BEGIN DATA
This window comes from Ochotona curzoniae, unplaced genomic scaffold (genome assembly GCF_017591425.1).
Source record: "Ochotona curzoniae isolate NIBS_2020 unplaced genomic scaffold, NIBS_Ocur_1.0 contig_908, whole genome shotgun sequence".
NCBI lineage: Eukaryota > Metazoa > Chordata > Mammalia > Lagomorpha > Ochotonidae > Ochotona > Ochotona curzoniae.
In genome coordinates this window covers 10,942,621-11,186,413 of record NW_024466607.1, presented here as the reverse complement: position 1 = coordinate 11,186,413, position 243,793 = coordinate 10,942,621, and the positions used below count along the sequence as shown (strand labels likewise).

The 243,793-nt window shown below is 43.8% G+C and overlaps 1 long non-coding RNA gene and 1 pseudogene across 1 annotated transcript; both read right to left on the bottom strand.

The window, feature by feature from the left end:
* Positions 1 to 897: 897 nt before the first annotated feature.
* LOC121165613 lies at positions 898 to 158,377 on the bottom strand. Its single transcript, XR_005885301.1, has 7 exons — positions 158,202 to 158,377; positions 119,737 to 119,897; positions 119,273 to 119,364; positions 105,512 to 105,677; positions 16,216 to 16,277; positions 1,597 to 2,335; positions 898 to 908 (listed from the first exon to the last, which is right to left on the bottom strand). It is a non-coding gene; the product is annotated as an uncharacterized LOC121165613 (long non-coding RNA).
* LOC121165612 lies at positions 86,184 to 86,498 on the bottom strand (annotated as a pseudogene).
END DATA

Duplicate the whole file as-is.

This window comes from Ochotona curzoniae, unplaced genomic scaffold (genome assembly GCF_017591425.1).
Source record: "Ochotona curzoniae isolate NIBS_2020 unplaced genomic scaffold, NIBS_Ocur_1.0 contig_908, whole genome shotgun sequence".
NCBI lineage: Eukaryota > Metazoa > Chordata > Mammalia > Lagomorpha > Ochotonidae > Ochotona > Ochotona curzoniae.
In genome coordinates this window covers 10,942,621-11,186,413 of record NW_024466607.1, presented here as the reverse complement: position 1 = coordinate 11,186,413, position 243,793 = coordinate 10,942,621, and the positions used below count along the sequence as shown (strand labels likewise).

The 243,793-nt window shown below is 43.8% G+C and overlaps 1 long non-coding RNA gene and 1 pseudogene across 1 annotated transcript; both read right to left on the bottom strand.

The window, feature by feature from the left end:
* Positions 1 to 897: 897 nt before the first annotated feature.
* LOC121165613 lies at positions 898 to 158,377 on the bottom strand. Its single transcript, XR_005885301.1, has 7 exons — positions 158,202 to 158,377; positions 119,737 to 119,897; positions 119,273 to 119,364; positions 105,512 to 105,677; positions 16,216 to 16,277; positions 1,597 to 2,335; positions 898 to 908 (listed from the first exon to the last, which is right to left on the bottom strand). It is a non-coding gene; the product is annotated as an uncharacterized LOC121165613 (long non-coding RNA).
* LOC121165612 lies at positions 86,184 to 86,498 on the bottom strand (annotated as a pseudogene).